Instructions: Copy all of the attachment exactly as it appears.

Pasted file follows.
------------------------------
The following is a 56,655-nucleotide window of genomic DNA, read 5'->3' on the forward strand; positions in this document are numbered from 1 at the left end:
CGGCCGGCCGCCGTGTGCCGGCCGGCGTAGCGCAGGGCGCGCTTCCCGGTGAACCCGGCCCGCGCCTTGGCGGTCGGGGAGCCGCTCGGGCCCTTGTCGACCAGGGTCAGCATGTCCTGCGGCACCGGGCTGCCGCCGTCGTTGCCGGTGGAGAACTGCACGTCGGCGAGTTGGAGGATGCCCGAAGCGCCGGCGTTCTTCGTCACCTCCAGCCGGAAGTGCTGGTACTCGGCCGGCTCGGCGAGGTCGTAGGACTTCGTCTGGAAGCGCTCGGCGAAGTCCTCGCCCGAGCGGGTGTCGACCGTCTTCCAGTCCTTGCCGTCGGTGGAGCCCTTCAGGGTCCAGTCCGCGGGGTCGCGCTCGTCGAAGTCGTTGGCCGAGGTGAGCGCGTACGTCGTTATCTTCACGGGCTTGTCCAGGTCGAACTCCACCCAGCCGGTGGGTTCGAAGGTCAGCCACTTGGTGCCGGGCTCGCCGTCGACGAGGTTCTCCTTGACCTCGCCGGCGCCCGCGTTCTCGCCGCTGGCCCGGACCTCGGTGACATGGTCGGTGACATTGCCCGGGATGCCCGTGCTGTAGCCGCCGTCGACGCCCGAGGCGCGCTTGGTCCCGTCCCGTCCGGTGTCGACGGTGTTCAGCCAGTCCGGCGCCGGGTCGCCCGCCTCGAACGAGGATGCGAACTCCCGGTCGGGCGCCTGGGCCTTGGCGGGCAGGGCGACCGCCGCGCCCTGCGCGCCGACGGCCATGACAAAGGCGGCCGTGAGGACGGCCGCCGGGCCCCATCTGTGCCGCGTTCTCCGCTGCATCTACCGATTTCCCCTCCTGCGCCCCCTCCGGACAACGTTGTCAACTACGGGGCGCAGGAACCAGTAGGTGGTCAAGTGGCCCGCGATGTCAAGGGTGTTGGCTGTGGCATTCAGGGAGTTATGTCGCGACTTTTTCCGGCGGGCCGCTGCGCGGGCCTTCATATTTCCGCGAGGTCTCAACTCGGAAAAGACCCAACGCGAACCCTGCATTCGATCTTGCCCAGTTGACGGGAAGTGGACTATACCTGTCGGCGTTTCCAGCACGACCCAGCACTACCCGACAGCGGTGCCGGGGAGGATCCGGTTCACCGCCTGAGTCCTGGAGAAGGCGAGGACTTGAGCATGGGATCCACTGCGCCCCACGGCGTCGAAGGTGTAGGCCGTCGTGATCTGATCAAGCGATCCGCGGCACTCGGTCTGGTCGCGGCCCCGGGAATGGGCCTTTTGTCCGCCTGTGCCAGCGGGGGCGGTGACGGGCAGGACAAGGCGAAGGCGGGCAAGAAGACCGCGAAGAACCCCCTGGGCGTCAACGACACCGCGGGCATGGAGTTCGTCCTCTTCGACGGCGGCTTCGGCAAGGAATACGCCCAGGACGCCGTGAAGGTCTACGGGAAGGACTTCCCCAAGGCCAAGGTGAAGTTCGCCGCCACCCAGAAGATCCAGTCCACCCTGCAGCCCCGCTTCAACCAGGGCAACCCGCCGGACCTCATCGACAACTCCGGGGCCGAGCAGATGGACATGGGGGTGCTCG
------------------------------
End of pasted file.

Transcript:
The following is a 56,655-nucleotide window of genomic DNA, read 5'->3' on the forward strand; positions in this document are numbered from 1 at the left end:
CGGCCGGCCGCCGTGTGCCGGCCGGCGTAGCGCAGGGCGCGCTTCCCGGTGAACCCGGCCCGCGCCTTGGCGGTCGGGGAGCCGCTCGGGCCCTTGTCGACCAGGGTCAGCATGTCCTGCGGCACCGGGCTGCCGCCGTCGTTGCCGGTGGAGAACTGCACGTCGGCGAGTTGGAGGATGCCCGAAGCGCCGGCGTTCTTCGTCACCTCCAGCCGGAAGTGCTGGTACTCGGCCGGCTCGGCGAGGTCGTAGGACTTCGTCTGGAAGCGCTCGGCGAAGTCCTCGCCCGAGCGGGTGTCGACCGTCTTCCAGTCCTTGCCGTCGGTGGAGCCCTTCAGGGTCCAGTCCGCGGGGTCGCGCTCGTCGAAGTCGTTGGCCGAGGTGAGCGCGTACGTCGTTATCTTCACGGGCTTGTCCAGGTCGAACTCCACCCAGCCGGTGGGTTCGAAGGTCAGCCACTTGGTGCCGGGCTCGCCGTCGACGAGGTTCTCCTTGACCTCGCCGGCGCCCGCGTTCTCGCCGCTGGCCCGGACCTCGGTGACATGGTCGGTGACATTGCCCGGGATGCCCGTGCTGTAGCCGCCGTCGACGCCCGAGGCGCGCTTGGTCCCGTCCCGTCCGGTGTCGACGGTGTTCAGCCAGTCCGGCGCCGGGTCGCCCGCCTCGAACGAGGATGCGAACTCCCGGTCGGGCGCCTGGGCCTTGGCGGGCAGGGCGACCGCCGCGCCCTGCGCGCCGACGGCCATGACAAAGGCGGCCGTGAGGACGGCCGCCGGGCCCCATCTGTGCCGCGTTCTCCGCTGCATCTACCGATTTCCCCTCCTGCGCCCCCTCCGGACAACGTTGTCAACTACGGGGCGCAGGAACCAGTAGGTGGTCAAGTGGCCCGCGATGTCAAGGGTGTTGGCTGTGGCATTCAGGGAGTTATGTCGCGACTTTTTCCGGCGGGCCGCTGCGCGGGCCTTCATATTTCCGCGAGGTCTCAACTCGGAAAAGACCCAACGCGAACCCTGCATTCGATCTTGCCCAGTTGACGGGAAGTGGACTATACCTGTCGGCGTTTCCAGCACGACCCAGCACTACCCGACAGCGGTGCCGGGGAGGATCCGGTTCACCGCCTGAGTCCTGGAGAAGGCGAGGACTTGAGCATGGGATCCACTGCGCCCCACGGCGTCGAAGGTGTAGGCCGTCGTGATCTGATCAAGCGATCCGCGGCACTCGGTCTGGTCGCGGCCCCGGGAATGGGCCTTTTGTCCGCCTGTGCCAGCGGGGGCGGTGACGGGCAGGACAAGGCGAAGGCGGGCAAGAAGACCGCGAAGAACCCCCTGGGCGTCAACGACACCGCGGGCATGGAGTTCGTCCTCTTCGACGGCGGCTTCGGCAAGGAATACGCCCAGGACGCCGTGAAGGTCTACGGGAAGGACTTCCCCAAGGCCAAGGTGAAGTTCGCCGCCACCCAGAAGATCCAGTCCACCCTGCAGCCCCGCTTCAACCAGGGCAACCCGCCGGACCTCATCGACAACTCCGGGGCCGAGCAGATGGACATGGGGGTGCTCG